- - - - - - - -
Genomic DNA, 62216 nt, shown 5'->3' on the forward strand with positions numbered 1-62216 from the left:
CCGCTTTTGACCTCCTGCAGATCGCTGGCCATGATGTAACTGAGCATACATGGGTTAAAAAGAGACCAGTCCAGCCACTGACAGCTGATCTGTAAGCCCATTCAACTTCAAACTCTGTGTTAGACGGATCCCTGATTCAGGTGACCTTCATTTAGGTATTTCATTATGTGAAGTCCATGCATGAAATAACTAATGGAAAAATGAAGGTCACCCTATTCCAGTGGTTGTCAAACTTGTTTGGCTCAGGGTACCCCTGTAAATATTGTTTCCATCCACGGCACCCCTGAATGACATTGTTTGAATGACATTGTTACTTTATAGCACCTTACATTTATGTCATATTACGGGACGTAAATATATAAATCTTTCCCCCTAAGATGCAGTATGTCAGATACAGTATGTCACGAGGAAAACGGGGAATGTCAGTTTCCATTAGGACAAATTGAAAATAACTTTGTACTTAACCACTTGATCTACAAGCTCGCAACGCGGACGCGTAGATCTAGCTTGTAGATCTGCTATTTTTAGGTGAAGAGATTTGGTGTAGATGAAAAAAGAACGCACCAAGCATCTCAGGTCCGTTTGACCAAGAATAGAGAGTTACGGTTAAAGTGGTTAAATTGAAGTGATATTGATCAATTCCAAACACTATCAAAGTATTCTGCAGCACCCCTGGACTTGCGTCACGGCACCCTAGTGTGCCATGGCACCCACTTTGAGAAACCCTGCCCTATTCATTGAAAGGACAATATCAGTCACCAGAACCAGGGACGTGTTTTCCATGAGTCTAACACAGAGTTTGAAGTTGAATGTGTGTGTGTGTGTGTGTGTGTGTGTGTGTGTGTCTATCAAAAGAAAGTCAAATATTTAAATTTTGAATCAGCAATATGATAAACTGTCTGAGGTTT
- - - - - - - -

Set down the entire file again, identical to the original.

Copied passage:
Genomic DNA, 62216 nt, shown 5'->3' on the forward strand with positions numbered 1-62216 from the left:
CCGCTTTTGACCTCCTGCAGATCGCTGGCCATGATGTAACTGAGCATACATGGGTTAAAAAGAGACCAGTCCAGCCACTGACAGCTGATCTGTAAGCCCATTCAACTTCAAACTCTGTGTTAGACGGATCCCTGATTCAGGTGACCTTCATTTAGGTATTTCATTATGTGAAGTCCATGCATGAAATAACTAATGGAAAAATGAAGGTCACCCTATTCCAGTGGTTGTCAAACTTGTTTGGCTCAGGGTACCCCTGTAAATATTGTTTCCATCCACGGCACCCCTGAATGACATTGTTTGAATGACATTGTTACTTTATAGCACCTTACATTTATGTCATATTACGGGACGTAAATATATAAATCTTTCCCCCTAAGATGCAGTATGTCAGATACAGTATGTCACGAGGAAAACGGGGAATGTCAGTTTCCATTAGGACAAATTGAAAATAACTTTGTACTTAACCACTTGATCTACAAGCTCGCAACGCGGACGCGTAGATCTAGCTTGTAGATCTGCTATTTTTAGGTGAAGAGATTTGGTGTAGATGAAAAAAGAACGCACCAAGCATCTCAGGTCCGTTTGACCAAGAATAGAGAGTTACGGTTAAAGTGGTTAAATTGAAGTGATATTGATCAATTCCAAACACTATCAAAGTATTCTGCAGCACCCCTGGACTTGCGTCACGGCACCCTAGTGTGCCATGGCACCCACTTTGAGAAACCCTGCCCTATTCATTGAAAGGACAATATCAGTCACCAGAACCAGGGACGTGTTTTCCATGAGTCTAACACAGAGTTTGAAGTTGAATGTGTGTGTGTGTGTGTGTGTGTGTGTGTGTGTGTCTATCAAAAGAAAGTCAAATATTTAAATTTTGAATCAGCAATATGATAAACTGTCTGAGGTTT